Archaeologists from MOLA (Museum of London Archaeology) have uncovered an ornate 1300-year-old gold and gemstone necklace during excavations in Northamptonshire, England.
The necklace was discovered in the burial of a high-status female burial from the early Medieval period, during preliminary works in preparation for a housing development by the Vistry Group.
The necklace, described as a “once in a lifetime” find, has 30 pendants and beads made from Roman coins, gold, garnets, glass, and semi-precious gemstones. A rectangular pendant with a cross motif forms the centrepiece of the necklace and is inlaid with red garnets set in gold.
The find is part of a collection of grave goods still being investigated that has been dubbed the ‘Harpole Treasure’, based on the name of the local parish. Experts have stated that the female burial is one the most significant from the period ever discovered in Britain.
Similar early Medieval necklaces have found at other sites across England, with the closest parallel being the Desborough necklace, found in Northamptonshire in 1860 and now in the British Museum’s collections.
Levente-Bence Balázs from MOLA said: “When the first glints of gold started to emerge from the soil, we knew this was something significant. However, we didn’t quite realise how special this was going to be. We are lucky to be able to use modern methods of analysis on the finds and surrounding burial to gain a much deeper insight into the life of this person and their final rites.”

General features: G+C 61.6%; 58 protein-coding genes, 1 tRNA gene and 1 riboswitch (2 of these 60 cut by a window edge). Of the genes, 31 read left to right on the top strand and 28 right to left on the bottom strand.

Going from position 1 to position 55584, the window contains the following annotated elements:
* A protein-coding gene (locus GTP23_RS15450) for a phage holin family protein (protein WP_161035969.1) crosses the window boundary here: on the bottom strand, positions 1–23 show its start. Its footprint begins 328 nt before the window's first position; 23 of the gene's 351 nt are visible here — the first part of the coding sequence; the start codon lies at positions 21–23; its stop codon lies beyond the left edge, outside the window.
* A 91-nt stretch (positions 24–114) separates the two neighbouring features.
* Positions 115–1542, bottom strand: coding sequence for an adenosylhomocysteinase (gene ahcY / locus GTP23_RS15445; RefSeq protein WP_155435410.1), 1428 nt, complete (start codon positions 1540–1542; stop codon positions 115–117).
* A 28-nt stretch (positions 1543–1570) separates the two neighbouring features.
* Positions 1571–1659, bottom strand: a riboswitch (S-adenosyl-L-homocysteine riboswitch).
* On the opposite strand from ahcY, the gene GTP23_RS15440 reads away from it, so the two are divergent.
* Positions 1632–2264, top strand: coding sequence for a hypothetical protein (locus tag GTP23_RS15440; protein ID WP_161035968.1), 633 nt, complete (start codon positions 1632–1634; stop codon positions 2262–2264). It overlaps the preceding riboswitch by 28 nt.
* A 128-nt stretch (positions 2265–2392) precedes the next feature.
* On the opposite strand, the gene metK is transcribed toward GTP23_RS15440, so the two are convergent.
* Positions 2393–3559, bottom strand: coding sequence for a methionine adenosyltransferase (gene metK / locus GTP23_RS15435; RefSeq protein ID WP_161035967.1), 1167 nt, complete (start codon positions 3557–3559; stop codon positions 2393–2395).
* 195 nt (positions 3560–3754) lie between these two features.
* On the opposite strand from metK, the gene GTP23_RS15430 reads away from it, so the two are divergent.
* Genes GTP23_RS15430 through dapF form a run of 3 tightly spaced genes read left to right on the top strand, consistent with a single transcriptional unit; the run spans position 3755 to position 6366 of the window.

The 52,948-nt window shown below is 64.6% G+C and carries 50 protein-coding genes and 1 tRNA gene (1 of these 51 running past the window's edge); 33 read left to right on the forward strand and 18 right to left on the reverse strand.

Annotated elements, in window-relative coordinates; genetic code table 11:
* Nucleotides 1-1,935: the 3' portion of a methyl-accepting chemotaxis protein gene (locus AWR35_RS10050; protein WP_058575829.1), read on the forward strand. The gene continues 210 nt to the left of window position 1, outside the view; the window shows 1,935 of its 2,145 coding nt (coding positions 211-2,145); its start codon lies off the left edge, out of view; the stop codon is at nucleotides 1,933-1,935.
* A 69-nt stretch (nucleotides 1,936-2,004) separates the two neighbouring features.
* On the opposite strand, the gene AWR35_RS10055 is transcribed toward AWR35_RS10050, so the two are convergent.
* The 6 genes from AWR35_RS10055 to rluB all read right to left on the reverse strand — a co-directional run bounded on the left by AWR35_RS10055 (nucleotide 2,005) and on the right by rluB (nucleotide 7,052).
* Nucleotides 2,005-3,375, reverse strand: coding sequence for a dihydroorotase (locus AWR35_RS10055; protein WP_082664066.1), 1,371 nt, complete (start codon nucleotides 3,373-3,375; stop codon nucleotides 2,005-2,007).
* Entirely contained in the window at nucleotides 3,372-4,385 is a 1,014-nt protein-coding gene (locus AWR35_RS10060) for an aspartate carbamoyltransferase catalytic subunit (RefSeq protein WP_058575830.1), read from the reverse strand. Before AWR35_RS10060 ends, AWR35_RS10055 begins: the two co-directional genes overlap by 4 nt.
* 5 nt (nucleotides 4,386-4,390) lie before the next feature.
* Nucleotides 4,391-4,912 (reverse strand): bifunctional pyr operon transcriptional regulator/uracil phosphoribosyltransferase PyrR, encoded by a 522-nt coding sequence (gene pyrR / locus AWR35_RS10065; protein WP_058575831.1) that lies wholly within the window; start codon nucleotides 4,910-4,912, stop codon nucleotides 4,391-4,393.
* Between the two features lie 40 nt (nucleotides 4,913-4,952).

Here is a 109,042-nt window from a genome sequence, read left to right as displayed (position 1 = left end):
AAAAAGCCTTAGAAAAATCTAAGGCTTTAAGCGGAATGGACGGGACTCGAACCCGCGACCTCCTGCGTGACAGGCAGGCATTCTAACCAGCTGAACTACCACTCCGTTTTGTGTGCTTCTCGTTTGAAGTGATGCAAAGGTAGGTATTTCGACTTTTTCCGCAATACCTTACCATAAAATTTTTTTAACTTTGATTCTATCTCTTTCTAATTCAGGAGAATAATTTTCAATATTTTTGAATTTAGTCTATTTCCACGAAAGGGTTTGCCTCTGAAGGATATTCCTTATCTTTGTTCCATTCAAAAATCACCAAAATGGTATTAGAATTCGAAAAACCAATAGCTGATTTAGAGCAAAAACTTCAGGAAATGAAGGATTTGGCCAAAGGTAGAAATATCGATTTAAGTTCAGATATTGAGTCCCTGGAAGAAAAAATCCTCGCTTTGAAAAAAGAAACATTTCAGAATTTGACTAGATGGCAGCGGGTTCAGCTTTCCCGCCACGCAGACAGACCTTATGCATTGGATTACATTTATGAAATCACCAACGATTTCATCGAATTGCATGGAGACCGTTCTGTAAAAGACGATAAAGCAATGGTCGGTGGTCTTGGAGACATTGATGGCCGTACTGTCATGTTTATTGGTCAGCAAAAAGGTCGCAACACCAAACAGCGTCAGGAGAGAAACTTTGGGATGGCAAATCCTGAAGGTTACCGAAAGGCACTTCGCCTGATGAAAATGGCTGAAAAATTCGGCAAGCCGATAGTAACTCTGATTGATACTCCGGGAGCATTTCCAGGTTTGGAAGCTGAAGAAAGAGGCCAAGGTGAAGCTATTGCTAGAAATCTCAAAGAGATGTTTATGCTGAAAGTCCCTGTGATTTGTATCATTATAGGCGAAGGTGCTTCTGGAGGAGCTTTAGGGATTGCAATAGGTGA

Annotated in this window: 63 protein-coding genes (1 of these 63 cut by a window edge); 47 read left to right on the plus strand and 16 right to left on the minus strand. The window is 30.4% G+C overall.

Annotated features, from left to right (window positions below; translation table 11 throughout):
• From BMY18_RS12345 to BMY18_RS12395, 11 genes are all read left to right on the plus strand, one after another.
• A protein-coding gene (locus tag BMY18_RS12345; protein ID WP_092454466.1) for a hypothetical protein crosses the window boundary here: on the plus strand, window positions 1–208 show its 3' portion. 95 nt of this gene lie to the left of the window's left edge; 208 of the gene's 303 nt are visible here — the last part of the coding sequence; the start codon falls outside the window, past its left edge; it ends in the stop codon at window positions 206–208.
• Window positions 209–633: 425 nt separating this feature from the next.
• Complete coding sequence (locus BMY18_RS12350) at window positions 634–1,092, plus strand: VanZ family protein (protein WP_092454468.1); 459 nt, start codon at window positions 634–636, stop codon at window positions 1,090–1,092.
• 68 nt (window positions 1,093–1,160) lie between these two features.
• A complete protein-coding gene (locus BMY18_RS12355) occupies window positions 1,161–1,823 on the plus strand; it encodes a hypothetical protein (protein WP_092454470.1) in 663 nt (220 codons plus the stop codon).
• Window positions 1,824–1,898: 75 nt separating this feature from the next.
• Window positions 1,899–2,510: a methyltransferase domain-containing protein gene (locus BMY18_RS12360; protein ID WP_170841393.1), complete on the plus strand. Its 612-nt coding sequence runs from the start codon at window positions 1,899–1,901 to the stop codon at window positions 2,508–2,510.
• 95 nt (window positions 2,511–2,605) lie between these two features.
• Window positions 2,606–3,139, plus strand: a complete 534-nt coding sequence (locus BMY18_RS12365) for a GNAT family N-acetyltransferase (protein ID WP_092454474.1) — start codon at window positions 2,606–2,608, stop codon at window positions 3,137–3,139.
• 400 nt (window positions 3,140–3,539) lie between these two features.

Archaeologists also found two decorated pots and a shallow copper dish, while x-rays taken on blocks of soil lifted from the grave (that are currently being micro-excavated), shows an elaborately decorated cross, featuring highly unusual depictions of human faces cast in silver.
The skeleton has fully decomposed leaving only tiny fragments of tooth enamel, however, the researchers believe that the woman may have been an early Christian leader of high standing, or possibly an abbess or royalty.
MOLA Conservators are currently analysing the finds and are looking for traces of organic remains within the burial. It is possible that the woman was placed on a bed within the grave and traces of soft furnishings may be found.
Liz Mordue, Archaeological Advisor for North Northamptonshire Council concludes: “This is an exciting find which will shed considerable light on the significance of Northamptonshire in the Saxon period. It also serves as a reminder of the importance of archaeology in the planning and development process.”
Header Image Credit : RPS